Possible 2020 Democratic presidential candidate Joe Biden is in a bit of “identity political” hot water after 40-plus year-old comments he made about school busing have resurfaced.
According to The Washington Post, made the remarks in a 1975 interview during the height of school desegregation efforts across the country, including one of the most controversial in his home state of Delaware.
In the interview, Biden dismissed government efforts to impose diversity in schools. “We’ve lost our bearings since the 1954 Brown vs. School Board desegregation case,” he said. “To ‘desegregate’ is different than to ‘integrate.’ . . . I am philosophically opposed to quota systems. They insure mediocrity.”
“The new integration plans being offered are really just quota systems to assure a certain number of blacks, Chicanos, or whatever in each school. That, to me, is the most racist concept you can come up with,” Biden said. “What it says is, ‘In order for your child with curly black hair, brown eyes, and dark skin to be able to learn anything, he needs to sit next to my blond-haired, blue-eyed son.’ That’s racist! Who the hell do we think we are, that the only way a black man or woman can learn is if they rub shoulders with my white child?” …
“I oppose busing. It’s an asinine concept, the utility of which has never been proven to me,” he said. “I’ve gotten to the point where I think our only recourse to eliminate busing may be a constitutional amendment.”
To anyone but a hardcore racial identity progressive or academic, a belief that black children can only learn while being in the company of white children is racist.
But, ultimately, Biden’s view lost. Delaware played host to, as then-Associate US Supreme Court Justice William Rehnquist called it, “a remedy more Draconian than ever approved by this court.” Most of the state’s New Castle County underwent Judge Murray Schwartz’s “9-3 plan” in 1978 where students residing in the city of Wilmington would attend suburban schools for nine of their twelve school years, and suburban students would attend city schools for three of their dozen years. This plan lived on for almost 20 years, and even after being lifted in the mid-90s, districts did little to alter feeder patterns for fear of being dragged back into federal court.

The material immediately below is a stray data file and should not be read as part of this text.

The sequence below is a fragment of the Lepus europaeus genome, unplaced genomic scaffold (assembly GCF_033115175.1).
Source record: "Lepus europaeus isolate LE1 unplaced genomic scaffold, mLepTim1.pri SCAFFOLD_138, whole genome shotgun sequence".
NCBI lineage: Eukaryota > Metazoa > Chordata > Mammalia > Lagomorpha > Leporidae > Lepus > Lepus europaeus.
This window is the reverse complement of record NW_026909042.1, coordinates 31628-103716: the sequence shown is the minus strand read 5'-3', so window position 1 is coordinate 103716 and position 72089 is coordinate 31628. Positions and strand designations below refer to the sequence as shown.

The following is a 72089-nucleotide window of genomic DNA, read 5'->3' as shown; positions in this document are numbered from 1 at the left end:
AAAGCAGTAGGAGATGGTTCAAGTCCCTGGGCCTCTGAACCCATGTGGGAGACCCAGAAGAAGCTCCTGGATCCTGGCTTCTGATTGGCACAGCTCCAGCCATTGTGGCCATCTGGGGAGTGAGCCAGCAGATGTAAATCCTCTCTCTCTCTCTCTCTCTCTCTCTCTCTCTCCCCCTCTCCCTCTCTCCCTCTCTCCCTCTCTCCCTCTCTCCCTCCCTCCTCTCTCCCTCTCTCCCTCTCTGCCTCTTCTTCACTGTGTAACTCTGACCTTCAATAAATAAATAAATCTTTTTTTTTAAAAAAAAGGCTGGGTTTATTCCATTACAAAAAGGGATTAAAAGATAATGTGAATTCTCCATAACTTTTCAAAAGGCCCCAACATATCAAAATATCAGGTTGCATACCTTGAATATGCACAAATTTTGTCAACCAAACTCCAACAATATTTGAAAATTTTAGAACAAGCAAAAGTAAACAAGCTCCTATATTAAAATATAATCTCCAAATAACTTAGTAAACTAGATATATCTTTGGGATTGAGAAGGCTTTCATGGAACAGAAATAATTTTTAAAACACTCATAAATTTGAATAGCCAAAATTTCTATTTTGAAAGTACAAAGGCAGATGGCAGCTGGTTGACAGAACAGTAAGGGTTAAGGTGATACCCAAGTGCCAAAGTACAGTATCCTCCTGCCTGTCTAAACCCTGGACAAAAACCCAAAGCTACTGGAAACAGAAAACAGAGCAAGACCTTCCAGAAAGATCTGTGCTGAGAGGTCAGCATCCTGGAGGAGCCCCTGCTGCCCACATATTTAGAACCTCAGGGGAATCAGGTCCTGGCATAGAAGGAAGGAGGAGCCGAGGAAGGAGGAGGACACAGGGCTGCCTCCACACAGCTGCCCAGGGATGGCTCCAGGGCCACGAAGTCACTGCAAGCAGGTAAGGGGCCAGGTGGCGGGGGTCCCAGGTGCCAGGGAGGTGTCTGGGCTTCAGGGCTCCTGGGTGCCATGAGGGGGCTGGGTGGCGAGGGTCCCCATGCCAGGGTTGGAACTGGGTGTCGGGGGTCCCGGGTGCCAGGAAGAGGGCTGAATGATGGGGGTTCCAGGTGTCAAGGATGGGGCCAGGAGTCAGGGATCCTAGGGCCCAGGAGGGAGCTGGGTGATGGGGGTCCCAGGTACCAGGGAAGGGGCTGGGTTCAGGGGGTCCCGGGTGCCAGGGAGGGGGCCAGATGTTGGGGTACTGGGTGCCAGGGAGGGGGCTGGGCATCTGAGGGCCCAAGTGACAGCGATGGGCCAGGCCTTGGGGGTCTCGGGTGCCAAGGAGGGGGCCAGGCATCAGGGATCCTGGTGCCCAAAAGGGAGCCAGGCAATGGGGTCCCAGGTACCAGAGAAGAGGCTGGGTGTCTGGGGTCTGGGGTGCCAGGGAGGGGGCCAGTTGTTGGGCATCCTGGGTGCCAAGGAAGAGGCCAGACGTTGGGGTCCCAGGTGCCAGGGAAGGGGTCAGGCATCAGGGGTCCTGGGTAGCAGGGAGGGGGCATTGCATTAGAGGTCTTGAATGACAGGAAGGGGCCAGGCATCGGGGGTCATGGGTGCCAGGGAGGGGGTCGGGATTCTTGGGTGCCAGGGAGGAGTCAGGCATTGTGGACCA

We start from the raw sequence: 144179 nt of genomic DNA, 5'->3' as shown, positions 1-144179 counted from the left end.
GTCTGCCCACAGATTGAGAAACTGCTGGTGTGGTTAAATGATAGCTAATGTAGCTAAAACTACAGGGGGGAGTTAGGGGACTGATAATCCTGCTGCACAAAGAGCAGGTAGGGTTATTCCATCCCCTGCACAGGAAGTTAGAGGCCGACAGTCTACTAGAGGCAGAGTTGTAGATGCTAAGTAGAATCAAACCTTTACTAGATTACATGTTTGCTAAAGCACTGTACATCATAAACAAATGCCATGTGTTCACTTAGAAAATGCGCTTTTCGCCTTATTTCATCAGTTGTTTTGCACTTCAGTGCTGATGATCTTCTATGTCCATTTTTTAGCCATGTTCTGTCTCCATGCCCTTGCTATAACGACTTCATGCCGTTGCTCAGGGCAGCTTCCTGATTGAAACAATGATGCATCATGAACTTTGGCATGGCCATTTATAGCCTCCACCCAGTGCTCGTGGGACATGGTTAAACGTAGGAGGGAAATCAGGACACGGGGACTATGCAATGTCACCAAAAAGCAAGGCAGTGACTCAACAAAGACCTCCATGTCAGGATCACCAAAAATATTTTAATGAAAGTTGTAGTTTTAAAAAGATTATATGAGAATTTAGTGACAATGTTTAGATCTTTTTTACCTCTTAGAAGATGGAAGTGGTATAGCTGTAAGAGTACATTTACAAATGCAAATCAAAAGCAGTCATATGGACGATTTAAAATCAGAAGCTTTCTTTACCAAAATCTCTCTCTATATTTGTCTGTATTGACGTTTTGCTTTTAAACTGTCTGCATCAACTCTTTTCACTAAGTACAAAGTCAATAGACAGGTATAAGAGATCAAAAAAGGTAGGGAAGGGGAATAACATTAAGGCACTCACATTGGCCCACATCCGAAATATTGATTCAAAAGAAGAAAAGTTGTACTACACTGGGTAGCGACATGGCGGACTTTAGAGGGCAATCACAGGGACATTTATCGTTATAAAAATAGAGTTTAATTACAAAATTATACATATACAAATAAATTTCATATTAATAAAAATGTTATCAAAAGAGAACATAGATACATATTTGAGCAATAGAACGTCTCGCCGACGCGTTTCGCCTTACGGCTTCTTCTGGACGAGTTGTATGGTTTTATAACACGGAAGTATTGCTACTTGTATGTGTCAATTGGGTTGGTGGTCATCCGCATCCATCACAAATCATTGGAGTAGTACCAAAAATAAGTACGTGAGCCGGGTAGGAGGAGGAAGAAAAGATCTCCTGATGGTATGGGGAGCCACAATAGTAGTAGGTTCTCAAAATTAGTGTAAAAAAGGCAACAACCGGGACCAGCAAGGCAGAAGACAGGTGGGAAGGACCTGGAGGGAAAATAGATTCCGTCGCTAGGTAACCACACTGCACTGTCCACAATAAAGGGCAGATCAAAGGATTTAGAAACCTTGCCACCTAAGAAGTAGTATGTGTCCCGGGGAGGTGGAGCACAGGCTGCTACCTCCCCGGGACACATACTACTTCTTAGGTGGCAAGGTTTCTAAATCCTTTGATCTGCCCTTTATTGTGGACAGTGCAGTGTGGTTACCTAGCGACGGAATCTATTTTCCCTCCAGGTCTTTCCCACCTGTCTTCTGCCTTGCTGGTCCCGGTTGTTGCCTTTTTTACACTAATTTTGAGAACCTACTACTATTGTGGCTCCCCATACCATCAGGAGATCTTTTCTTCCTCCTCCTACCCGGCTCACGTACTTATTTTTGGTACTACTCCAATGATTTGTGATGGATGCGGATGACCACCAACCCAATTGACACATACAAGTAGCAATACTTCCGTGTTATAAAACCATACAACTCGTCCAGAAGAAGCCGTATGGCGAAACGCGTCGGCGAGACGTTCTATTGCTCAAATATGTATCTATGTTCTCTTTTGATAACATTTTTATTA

The then-new US senator had said “The courts have gone overboard in their interpretation of what is required to remedy unlawful segregation.”
Biden’s view on Brown is the right interpretation: The landmark case does not compel forced integration through avenues like busing. As Judge Caleb M. Wright said in the Delaware Evans v. Buchanan case, “Discrimination is forbidden but integration is not compelled.”
Even considering the popularity of his anti-busing stance at the time, Biden recognized the potential opening those to the left of him had — to brand him a “racist”: “The unsavory part about this is when I come out against busing, as I have all along, I don’t want to be mixed up with a George Wallace,” he said, referring to the former segregationist governor of Alabama.
You can bet that’s precisely what Joe’s Democratic 2020 opponents will do if he decides to toss his hat into the presidential campaign. But Biden has the advantage; those opponents are far to the left of him on this issue. If Biden sticks to his beliefs, even if they’ve been tempered somewhat, he’ll attract voters in the vast middle, including many Trump supporters.
IMAGE: Center for American Progress / Flickr.com